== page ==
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My BIG FAT Grain Free Life: Ghee

Monday, August 8, 2011

Ghee


I love butter and if you knew how much butter we used to go through in any given week, you'd think I was related to Paula Deen.  When our pediatrician, Dr. Julie Buckley, said that casein (a milk protein) was one of the most irritating things to the gut lining - thus the need to eliminate it from our diets - I thought, "OK - We can do that".  

When I realized that butter contained casein, I thought, "NOOOOOOOOOOOOOOOOOOOOOOOOOO!" and, in horror, asked out loud, "What about BUTTER?"

Dr. Buckley suggested we use ghee in place of butter. I have to admit, the thought of making such (another) huge change to our diets saddened me - even scared me a little.  

But ghee is nothing to be scared of.  It's actually clarified butter and is made by heating butter in a pot so that the moisture evaporates, milk solids settle on the bottom and a white froth rises to the top. Ghee is used primarily in Indian cuisine, and is praised, among other things, for being easy to digest.

NOW - I've come to love ghee.  It has a high smoking point which makes it easy to saute with.  I use it to make eggs, pancakes, saute veggies and in the topping for my grain free peach crisp (post to come). 

Ghee can be expensive to buy, but is easy-peasy to make.  If you give it a try, post in the comments section and let me know what you think of it.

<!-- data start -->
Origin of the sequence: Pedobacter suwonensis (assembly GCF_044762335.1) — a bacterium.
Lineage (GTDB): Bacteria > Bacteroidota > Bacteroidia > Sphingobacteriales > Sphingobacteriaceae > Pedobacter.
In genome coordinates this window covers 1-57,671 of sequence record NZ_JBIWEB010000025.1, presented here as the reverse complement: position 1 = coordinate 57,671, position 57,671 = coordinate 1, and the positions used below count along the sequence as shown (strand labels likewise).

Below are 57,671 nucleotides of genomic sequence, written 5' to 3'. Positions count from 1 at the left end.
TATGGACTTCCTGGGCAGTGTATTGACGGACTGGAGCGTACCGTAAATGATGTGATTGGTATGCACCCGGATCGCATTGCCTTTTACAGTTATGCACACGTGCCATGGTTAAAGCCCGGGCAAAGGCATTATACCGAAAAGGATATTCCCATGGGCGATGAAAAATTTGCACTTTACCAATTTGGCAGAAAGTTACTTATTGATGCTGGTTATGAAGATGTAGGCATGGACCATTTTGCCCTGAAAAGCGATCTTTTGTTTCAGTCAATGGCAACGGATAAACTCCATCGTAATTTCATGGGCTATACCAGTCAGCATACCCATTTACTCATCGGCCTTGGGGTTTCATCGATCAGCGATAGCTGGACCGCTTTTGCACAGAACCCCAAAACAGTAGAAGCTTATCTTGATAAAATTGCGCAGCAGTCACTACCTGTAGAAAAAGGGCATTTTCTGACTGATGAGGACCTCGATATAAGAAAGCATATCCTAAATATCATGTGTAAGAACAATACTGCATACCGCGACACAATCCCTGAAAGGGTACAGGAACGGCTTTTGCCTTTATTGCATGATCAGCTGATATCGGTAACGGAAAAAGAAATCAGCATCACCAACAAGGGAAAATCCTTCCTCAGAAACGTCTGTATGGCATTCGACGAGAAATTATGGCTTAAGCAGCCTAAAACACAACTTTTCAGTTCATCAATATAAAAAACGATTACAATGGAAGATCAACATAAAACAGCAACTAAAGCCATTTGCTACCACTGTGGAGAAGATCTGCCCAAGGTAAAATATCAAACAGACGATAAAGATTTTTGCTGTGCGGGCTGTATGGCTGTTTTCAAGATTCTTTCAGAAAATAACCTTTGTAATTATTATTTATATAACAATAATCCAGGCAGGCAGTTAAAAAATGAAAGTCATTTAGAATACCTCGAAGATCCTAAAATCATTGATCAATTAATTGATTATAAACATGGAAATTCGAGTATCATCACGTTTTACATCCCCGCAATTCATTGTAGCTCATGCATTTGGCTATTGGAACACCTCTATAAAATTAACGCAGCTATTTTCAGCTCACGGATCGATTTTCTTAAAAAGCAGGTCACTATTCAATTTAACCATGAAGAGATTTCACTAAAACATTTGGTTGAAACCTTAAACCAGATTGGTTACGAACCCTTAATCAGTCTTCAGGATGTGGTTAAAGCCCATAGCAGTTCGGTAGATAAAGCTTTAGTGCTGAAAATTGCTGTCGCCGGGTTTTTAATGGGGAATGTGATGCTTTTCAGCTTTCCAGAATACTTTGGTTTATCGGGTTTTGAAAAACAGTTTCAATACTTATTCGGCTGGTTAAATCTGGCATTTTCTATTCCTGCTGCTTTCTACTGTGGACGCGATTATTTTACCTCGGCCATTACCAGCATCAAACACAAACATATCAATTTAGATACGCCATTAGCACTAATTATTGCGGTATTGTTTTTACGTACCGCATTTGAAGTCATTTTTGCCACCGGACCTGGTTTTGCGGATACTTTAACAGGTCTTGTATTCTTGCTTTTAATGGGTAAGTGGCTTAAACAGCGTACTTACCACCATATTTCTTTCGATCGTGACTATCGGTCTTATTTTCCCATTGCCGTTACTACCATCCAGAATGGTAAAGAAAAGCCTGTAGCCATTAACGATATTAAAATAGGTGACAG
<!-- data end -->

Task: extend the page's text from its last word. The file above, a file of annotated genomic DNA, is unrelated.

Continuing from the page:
Ghee

What you need:
1 pound unsalted butter (good to use organic, but I admit I don't)
1 pound salted butter (traditional recipes use unsalted, but I like a mixture of each)
1 large pot
fine sieve
cheesecloth
glass or stainless steel container with pour spout
small container with lid to store ghee (I bought two from Walmart)
cooking thermometer

What to do:
Put salted and unsalted butter in large pot.  Place pot on burner, turning heat to medium-low.  The butter will melt and a white froth will rise to the top.  Skim it off.

It will go through a stage of large bubbles and popping (keep kids out of the kitchen when making it) and then, the bubbles will get really small.  This is when you know you're almost done.  
Bring the butter up to 225F. Once up to temperature, take the pot off heat.  Allow to rest 20 minutes.

Meanwhile, place the sieve into the container with a pour spout.  Line the sieve with a double thickness of cheesecloth.
When 20 minutes is up, carefully pour ghee through sieve, allowing froth to be caught in cheesecloth but leaving solids that settled in bottom of pot.  Discard solids.

Allow ghee to cool further, then pour in container with lid.  Do not place lid on container until ghee is fully cooled or you will add moisture.

Ghee will keep for a long time in a closed container at room temperature as long as utensils used to remove ghee are always clean, and no drops of water get into the container (which could introduce bacteria).

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5 Comments:

At August 10, 2011 at 10:41 AM , Anonymous Danielle said...

Hey Jennie,

Where do you get the cheese cloth from?

 
At August 10, 2011 at 10:52 AM , Blogger Jen said...

I think I got it from Publix. Most grocery stores should have it. (Walmart doesn't though)

 
At August 10, 2011 at 10:55 AM , Blogger Jen said...

If you can't find it locally, here's a link to buy it: http://www.amazon.com/s/ref=nb_sb_noss?url=search-alias%3Daps&field-keywords=cheesecloth&x=0&y=0

Sorry - I can't figure out how to make the link a link -

 
At October 9, 2011 at 11:44 PM , Blogger HealBalanceLive said...

Thanks for this tutorial. I have tried several times to introduce butter back into my diet with no success, until I read your post I did not know that ghee was casein free. I will be making up a batch tomorrow. Thanks!!

 
At October 10, 2011 at 6:48 PM , Blogger Jen said...

You're welcome! Last batch I used all unsalted butter as the purists do. I admit I did really like it. Let me know how it goes!

 

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